Meanwhile, a February 2006 United Nations report noted that the number of civilians killed by government forces increased in 2005. Many of these killings were extra-judicial executions by soldiers and police who would often dress the corpses as guerrillas to present them as combat deaths. The UN report stated, “Cases were recorded in which commanders themselves had allegedly supported the act of dressing the victims in guerrilla garments to cover up facts and simulate combat.”
Paramilitary attacks also increased dramatically in 2005 to more than double the number that occurred in each of the previous two years despite a supposed cease-fire and demobilization of some 15,000 paramilitaries. CERAC points out that the increased paramilitary attacks “cannot be attributed to the few paramilitary groups that are not negotiating disarmament and demobilization with the government. On the contrary, this corresponds mostly with those areas where the negotiating groups are located.”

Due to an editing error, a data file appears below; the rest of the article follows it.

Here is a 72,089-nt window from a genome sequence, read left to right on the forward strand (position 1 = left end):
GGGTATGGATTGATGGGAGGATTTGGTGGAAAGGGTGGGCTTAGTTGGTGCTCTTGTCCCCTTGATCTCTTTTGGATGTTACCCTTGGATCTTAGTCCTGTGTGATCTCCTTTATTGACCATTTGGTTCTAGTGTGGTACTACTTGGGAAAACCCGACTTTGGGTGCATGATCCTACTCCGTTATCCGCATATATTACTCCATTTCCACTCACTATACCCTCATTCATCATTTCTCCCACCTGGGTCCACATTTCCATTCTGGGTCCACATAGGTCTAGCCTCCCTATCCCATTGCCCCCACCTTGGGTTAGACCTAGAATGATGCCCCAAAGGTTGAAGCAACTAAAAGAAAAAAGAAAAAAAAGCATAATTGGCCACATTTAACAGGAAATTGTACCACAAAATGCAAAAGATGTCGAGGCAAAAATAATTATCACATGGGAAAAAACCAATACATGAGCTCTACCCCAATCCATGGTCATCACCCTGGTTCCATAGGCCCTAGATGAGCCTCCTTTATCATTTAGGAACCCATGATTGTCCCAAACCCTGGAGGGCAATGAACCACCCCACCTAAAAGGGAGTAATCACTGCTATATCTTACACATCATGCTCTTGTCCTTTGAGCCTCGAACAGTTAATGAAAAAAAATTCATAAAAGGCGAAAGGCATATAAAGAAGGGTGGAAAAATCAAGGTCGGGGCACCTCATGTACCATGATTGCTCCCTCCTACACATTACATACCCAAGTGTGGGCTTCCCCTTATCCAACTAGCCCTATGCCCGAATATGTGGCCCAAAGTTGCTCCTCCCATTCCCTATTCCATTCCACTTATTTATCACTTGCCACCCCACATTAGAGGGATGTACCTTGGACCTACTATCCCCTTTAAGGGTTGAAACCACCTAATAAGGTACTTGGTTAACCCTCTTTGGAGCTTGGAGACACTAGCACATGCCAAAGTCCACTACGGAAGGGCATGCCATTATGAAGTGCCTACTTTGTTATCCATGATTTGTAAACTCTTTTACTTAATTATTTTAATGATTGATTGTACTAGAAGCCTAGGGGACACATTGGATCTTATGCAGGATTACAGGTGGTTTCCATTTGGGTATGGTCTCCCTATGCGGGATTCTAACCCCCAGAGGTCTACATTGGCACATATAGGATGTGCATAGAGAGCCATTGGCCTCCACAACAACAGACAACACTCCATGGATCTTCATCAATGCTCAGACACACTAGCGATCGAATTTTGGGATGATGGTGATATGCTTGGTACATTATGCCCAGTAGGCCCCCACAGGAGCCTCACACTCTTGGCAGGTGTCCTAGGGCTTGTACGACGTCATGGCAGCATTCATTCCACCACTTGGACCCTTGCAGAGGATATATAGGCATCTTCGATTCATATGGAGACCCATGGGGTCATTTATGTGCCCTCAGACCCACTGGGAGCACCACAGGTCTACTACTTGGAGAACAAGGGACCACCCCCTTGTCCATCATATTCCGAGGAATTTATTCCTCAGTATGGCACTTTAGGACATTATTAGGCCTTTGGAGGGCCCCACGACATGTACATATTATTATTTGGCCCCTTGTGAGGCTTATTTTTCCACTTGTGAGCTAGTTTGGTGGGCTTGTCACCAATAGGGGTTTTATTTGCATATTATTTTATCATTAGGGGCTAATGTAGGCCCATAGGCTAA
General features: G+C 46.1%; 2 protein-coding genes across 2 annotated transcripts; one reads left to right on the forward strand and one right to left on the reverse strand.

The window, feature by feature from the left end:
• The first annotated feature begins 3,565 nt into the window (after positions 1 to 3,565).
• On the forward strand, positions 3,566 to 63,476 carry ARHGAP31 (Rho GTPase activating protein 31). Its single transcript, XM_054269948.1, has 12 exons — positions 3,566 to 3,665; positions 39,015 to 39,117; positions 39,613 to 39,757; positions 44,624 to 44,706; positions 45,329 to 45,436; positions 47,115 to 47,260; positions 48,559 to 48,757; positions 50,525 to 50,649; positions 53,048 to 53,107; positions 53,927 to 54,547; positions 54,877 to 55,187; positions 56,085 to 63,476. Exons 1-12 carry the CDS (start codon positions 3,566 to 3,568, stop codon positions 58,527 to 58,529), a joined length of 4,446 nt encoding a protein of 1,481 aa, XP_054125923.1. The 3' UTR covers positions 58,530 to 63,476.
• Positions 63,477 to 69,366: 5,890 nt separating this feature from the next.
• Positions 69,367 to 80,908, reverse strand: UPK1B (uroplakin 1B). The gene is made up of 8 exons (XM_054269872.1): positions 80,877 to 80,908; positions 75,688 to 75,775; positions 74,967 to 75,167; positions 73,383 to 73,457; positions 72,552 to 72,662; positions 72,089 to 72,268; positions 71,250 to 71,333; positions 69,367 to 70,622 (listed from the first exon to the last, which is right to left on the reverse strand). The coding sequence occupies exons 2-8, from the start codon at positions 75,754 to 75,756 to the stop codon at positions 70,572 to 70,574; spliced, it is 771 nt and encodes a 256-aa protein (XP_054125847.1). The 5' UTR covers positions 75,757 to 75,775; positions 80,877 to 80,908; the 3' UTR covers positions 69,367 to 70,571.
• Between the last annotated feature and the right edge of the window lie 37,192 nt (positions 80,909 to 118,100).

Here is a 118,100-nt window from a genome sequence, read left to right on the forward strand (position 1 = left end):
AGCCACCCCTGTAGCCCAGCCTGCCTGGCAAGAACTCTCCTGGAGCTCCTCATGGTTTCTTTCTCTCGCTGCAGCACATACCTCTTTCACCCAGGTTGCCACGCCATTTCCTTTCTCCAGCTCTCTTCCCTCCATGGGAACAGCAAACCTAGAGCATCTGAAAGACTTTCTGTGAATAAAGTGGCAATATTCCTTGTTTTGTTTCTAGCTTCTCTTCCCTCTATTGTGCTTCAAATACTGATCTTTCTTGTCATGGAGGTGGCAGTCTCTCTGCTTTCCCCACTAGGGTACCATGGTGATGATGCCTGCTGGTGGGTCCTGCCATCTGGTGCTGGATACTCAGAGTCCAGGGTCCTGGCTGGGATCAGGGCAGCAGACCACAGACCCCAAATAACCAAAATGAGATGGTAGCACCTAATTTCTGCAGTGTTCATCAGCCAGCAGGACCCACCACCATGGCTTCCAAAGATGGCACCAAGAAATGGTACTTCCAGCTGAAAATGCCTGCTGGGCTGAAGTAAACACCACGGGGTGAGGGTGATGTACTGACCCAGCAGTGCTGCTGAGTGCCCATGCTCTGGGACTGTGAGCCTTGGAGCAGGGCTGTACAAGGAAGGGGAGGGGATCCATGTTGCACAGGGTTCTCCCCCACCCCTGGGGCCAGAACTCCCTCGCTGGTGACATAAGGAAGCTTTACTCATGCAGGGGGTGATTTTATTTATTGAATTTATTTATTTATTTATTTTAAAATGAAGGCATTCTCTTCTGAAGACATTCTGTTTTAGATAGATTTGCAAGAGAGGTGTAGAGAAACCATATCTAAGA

CERAC’s findings that paramilitary violence is continuing despite the “demobilization” process echo those of Amnesty International and other human rights organizations. In September 2005, Amnesty International noted that many “demobilized” paramilitaries have simply restructured their operations and are continuing with their violent activities. This is particularly troubling given Uribe’s recent announcement that 15,000 to 20,000 demobilized paramilitaries will work as “civilian axillaries” to the police and that their responsibilities would include patrolling highways and carrying out other public order tasks.